URGENT CALL TO ACTION! Arizona’s Families Need Your Help to Pass #HB2270!

HB2270 was introduced by Rep. Walt Blackman, R-Snowflake. It has bipartisan support. But we need constituents across Arizona to chip in and keep the momentum going.

Take Action!
Ask House Judiciary Chair John Allen
and Public Safety Chair Kevin Payne
to give this bill a hearing as soon as possible!

The first step in the legislative process is for bills to be heard in committee. Most criminal justice bills are assigned to the Judiciary Committee. In this case, HB2270 has been assigned to TWO committees, making it that much harder to get it through the process.

If bills are not heard in their committees by February 22, they are effectively dead.

The Chairs of both Committees need to hear from constituents that this bill is important and deserves a hearing.

Please call, email, or fax the Chairs of Judiciary and Public Safety Committees and tell them HB2270 deserves a hearing!

Judiciary Committee Chairman, Rep. John Allen: (602) 926-4916,  

Public Safety Committee Chairman, Rep. Kevin Payne: 602-926-4854,

Tell them HB2270 deserves a hearing because:

  • The current requirement is a disincentive for incarcerated people to participate in programming. With no hope of earning time, incarcerated individuals have little reason to take part in drug treatment, education, or other rehabilitative programming.
  • This is a primary reason why Arizona has the 4th highest imprisonment rate in the country. Since 2000, the prison population has gone up nearly 60%–almost twice as fast as the resident population. Arizona’s prison sentences are significantly longer than those in other states, particularly for non-violent and drug-related crimes. People sentenced for drug crimes in Arizona serve 40% longer than the national average. For property crimes, Arizona sentences are twice the national average.
  • Incarceration costs over $1.1 billion in taxpayer dollars, diverting scarce general funds away from education, child welfare, and other needed state programs. Corrections is the third largest state agency budget, absorbing 11% of the state’s budget dollars.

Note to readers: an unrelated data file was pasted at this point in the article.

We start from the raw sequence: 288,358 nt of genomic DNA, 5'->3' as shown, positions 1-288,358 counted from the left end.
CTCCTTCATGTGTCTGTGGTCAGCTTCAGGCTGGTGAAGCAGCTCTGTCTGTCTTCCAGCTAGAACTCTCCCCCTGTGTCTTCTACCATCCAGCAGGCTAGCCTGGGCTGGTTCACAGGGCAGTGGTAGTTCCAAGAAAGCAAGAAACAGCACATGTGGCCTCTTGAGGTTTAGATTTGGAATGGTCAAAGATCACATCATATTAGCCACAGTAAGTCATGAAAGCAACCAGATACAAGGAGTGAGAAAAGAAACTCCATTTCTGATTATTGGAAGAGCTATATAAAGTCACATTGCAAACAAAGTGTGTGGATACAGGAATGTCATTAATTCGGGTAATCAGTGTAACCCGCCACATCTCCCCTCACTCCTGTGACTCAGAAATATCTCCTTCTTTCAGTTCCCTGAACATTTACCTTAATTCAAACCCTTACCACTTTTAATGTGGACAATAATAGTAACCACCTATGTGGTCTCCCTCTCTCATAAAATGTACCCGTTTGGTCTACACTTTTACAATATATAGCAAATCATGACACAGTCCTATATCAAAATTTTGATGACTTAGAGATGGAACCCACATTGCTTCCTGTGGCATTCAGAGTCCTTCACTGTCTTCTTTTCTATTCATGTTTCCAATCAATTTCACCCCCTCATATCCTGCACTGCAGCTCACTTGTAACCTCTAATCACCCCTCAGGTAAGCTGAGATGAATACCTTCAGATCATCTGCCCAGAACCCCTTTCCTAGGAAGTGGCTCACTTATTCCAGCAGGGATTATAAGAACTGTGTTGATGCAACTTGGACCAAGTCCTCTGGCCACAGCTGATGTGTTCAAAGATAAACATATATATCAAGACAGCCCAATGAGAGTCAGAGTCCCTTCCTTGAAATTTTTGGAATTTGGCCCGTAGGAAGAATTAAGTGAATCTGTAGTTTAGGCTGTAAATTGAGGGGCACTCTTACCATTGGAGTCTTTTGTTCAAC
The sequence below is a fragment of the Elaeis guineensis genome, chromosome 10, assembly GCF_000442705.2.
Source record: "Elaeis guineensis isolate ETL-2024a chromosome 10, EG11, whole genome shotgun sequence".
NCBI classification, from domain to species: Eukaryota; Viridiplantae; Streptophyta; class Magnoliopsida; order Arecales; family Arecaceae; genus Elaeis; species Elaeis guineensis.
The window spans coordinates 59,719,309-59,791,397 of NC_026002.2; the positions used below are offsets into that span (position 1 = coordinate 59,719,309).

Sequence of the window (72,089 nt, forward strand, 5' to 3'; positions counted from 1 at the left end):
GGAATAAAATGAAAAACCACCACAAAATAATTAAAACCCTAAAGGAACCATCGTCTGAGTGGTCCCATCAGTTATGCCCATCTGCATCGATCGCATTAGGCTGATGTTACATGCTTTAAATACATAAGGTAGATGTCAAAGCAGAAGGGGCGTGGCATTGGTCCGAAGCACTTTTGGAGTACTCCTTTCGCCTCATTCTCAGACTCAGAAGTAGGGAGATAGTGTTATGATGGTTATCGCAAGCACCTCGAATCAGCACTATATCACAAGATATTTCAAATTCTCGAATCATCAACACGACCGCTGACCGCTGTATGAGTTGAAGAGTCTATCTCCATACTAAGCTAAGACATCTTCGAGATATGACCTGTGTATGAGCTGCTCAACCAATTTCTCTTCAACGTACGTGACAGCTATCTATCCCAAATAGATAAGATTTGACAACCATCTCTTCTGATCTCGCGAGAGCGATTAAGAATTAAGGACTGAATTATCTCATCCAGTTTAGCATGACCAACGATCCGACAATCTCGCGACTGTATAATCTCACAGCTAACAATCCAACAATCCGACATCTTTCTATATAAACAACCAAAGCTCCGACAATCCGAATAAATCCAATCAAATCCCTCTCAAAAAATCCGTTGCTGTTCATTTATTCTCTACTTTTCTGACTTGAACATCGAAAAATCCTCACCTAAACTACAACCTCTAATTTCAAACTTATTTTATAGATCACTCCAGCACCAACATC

• Longer time in prison does not make Arizona safer. Arizona has over a 50% recidivism rate. Research shows that longer sentences cause diminishing returns in reducing recidivism and enhancing public safety. Crime rates nationwide are dropping, and many states–including North Carolina and Texas–have reduced spending on prisons, have made major reforms to their sentencing laws and have seen much greater decreases in crime than Arizona.

If you have served time in Arizona or have a loved one in prison or who has been released, please (briefly) share your story! Legislators need to know how the laws they pass impact their constituents.

**If you blind copy or cc us, we’ll have a better idea of this initiative’s impact.  If you receive responses, please forward those to us.

– Caroline Isaacs, AFSC-AZ Program Director

10 replies »

  1. The Arizona State prison system and it’s supportive state legislature continue to perpetrate modern day slavery. Our federal constitution mandates rehabilitation. Get with the laws and procedures that remain currently on the books, send people home now. You may live in a sunny state but you’re not nor will you ever be a sun king. Reread your job descriptionS and perform your duties accordingly. I’ve boycotted Arizona for a long time, specifically because of who you are and the choices you perpetrate on vulnerable human beings. Shame!!!